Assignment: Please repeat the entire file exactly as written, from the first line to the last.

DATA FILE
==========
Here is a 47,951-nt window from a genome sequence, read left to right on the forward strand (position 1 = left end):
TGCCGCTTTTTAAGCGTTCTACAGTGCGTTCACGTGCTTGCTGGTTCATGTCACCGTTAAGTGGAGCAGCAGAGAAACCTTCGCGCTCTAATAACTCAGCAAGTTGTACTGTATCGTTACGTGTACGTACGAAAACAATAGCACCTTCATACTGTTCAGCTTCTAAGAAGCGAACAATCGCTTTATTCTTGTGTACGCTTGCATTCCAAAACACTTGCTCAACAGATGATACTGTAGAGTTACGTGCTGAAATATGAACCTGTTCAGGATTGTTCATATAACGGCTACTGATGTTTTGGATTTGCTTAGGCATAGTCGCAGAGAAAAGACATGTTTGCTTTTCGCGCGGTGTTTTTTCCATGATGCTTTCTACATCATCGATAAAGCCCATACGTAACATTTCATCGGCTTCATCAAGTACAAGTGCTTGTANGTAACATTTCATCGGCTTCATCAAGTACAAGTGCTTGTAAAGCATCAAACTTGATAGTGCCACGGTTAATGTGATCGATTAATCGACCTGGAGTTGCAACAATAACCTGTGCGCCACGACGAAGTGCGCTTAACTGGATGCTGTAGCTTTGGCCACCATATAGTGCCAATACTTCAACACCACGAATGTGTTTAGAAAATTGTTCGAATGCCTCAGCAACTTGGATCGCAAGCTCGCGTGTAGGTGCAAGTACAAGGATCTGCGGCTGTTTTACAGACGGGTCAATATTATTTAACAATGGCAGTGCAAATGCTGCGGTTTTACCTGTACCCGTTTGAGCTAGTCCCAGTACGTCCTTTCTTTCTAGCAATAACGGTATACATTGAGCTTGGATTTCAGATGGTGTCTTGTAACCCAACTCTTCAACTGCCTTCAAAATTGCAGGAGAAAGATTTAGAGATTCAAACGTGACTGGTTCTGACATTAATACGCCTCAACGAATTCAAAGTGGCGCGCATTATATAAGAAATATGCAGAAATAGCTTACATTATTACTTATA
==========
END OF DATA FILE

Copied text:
Here is a 47,951-nt window from a genome sequence, read left to right on the forward strand (position 1 = left end):
TGCCGCTTTTTAAGCGTTCTACAGTGCGTTCACGTGCTTGCTGGTTCATGTCACCGTTAAGTGGAGCAGCAGAGAAACCTTCGCGCTCTAATAACTCAGCAAGTTGTACTGTATCGTTACGTGTACGTACGAAAACAATAGCACCTTCATACTGTTCAGCTTCTAAGAAGCGAACAATCGCTTTATTCTTGTGTACGCTTGCATTCCAAAACACTTGCTCAACAGATGATACTGTAGAGTTACGTGCTGAAATATGAACCTGTTCAGGATTGTTCATATAACGGCTACTGATGTTTTGGATTTGCTTAGGCATAGTCGCAGAGAAAAGACATGTTTGCTTTTCGCGCGGTGTTTTTTCCATGATGCTTTCTACATCATCGATAAAGCCCATACGTAACATTTCATCGGCTTCATCAAGTACAAGTGCTTGTANGTAACATTTCATCGGCTTCATCAAGTACAAGTGCTTGTAAAGCATCAAACTTGATAGTGCCACGGTTAATGTGATCGATTAATCGACCTGGAGTTGCAACAATAACCTGTGCGCCACGACGAAGTGCGCTTAACTGGATGCTGTAGCTTTGGCCACCATATAGTGCCAATACTTCAACACCACGAATGTGTTTAGAAAATTGTTCGAATGCCTCAGCAACTTGGATCGCAAGCTCGCGTGTAGGTGCAAGTACAAGGATCTGCGGCTGTTTTACAGACGGGTCAATATTATTTAACAATGGCAGTGCAAATGCTGCGGTTTTACCTGTACCCGTTTGAGCTAGTCCCAGTACGTCCTTTCTTTCTAGCAATAACGGTATACATTGAGCTTGGATTTCAGATGGTGTCTTGTAACCCAACTCTTCAACTGCCTTCAAAATTGCAGGAGAAAGATTTAGAGATTCAAACGTGACTGGTTCTGACATTAATACGCCTCAACGAATTCAAAGTGGCGCGCATTATATAAGAAATATGCAGAAATAGCTTACATTATTACTTATA